However, the relative log values of the step tablet densities, which are plotted on the X-axis, are being used to determine the the configuration, or slope, of the curve on the y-axis. If the two units are not calibrated by measurment with the same mode, or color of light, it would appear to me that the CI of the curve would be either artificially expanded or contracted (slope increased or decreased), assuming of course a difference in measurement with different modes.
OK, I was very curious about this so I went back and compared results with an existing film tests, which was FP4+ in Pyrocat 1:1:100, using two different step tablet readings, both from the same step tablet but one made with Visual reading, the other with UV reading. The reading in Visual mode ranges from 0.05 at Step 1 to 3.05 at Step 21, and the UV reading ranges from 0.10 at Step 1 to 2.87 at Step 21.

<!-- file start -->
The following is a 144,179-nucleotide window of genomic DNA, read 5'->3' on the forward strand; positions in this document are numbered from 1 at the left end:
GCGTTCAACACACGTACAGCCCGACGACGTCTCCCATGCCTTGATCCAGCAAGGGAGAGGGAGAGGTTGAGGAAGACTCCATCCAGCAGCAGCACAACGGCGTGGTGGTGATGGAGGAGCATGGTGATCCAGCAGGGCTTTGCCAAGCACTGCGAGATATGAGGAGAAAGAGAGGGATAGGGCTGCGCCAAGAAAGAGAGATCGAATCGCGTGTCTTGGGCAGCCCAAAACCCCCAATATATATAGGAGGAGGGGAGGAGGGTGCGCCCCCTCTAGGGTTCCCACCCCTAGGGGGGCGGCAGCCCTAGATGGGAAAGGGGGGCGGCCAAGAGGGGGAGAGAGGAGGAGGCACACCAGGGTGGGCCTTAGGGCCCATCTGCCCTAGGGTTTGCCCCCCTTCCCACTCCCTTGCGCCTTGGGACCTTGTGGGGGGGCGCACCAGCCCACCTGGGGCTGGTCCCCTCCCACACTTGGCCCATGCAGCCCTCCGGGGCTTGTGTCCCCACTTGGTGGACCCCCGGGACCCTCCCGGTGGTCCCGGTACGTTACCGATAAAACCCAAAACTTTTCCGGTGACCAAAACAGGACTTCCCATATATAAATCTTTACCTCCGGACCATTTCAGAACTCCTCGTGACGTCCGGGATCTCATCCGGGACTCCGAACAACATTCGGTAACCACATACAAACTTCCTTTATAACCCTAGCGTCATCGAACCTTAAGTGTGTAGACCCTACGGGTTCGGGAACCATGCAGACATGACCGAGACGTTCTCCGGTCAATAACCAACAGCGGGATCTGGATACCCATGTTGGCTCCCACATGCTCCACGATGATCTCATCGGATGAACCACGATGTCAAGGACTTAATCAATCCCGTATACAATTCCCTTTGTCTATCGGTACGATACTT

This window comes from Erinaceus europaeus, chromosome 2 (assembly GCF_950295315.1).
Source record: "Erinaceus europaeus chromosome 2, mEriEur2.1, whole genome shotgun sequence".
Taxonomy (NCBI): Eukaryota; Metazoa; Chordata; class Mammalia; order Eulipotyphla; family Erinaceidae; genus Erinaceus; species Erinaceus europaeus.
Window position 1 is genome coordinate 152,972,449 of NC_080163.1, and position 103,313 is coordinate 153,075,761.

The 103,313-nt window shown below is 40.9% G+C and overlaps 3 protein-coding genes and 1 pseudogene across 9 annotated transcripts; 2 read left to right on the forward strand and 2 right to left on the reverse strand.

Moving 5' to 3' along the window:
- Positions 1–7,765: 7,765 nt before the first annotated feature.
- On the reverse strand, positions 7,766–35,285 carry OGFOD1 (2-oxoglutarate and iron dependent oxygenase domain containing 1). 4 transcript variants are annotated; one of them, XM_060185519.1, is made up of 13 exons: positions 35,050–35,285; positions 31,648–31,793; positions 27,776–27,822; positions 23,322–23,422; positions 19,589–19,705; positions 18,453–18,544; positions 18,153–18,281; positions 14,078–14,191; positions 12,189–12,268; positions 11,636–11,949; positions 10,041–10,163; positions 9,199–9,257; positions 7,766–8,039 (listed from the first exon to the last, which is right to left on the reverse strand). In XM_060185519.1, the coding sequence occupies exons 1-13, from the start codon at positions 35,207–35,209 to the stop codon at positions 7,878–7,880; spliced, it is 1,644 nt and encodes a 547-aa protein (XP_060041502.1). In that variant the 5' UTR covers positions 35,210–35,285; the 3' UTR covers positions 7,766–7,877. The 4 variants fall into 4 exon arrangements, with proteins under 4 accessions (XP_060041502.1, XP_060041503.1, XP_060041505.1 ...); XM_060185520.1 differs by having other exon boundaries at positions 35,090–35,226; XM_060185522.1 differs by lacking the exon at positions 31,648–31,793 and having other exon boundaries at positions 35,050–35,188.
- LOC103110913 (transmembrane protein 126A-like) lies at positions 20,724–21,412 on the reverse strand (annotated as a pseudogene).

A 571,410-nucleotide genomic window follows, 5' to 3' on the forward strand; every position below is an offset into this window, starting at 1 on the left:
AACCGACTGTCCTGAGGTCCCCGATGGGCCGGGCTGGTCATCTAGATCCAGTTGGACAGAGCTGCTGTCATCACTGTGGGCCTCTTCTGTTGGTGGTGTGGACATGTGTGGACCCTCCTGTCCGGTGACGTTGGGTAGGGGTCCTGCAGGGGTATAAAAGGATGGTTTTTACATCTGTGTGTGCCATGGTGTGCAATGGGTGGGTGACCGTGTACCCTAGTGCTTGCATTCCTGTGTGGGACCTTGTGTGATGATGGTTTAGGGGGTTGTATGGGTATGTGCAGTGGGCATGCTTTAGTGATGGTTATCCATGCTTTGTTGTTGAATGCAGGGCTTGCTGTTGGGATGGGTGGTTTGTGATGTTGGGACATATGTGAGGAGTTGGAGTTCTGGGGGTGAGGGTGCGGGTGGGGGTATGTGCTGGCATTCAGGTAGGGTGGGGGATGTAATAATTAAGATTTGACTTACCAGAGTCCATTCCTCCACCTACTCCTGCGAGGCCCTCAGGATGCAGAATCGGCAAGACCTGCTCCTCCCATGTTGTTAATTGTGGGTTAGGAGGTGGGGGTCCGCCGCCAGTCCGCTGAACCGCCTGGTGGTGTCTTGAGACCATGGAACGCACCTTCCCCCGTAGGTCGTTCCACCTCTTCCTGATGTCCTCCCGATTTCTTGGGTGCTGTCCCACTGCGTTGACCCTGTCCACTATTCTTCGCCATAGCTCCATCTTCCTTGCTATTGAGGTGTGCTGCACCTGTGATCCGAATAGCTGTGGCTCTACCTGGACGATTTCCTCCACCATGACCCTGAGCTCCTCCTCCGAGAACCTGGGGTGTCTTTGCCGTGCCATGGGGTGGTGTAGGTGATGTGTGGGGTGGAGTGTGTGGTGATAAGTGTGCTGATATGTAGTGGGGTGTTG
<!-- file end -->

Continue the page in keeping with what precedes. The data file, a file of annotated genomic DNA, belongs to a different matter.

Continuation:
As I suspected there was a significant different in the curves as plotted depending on which of the step table readings was used. The differences affected effective film speed, CI, and SBR values. To be precise, here is the difference when both calcualtions are made base on 10 minutes of development.
Step Tablet One, or the Default, made with Visual Reading: EFS=160, CI =.69, and SBR=8.3
Step Tablet Two, or the one made with UV reading: EFS=100, CI=.76, and SBR=7.5.
So my conclusion is that you do need to read the densities of the step tablet that will be used to expose your test negatives in the mode that will be used to measure these negaitves, and substitute these values in the WinPlotter program for the Default step tablet if the values are different.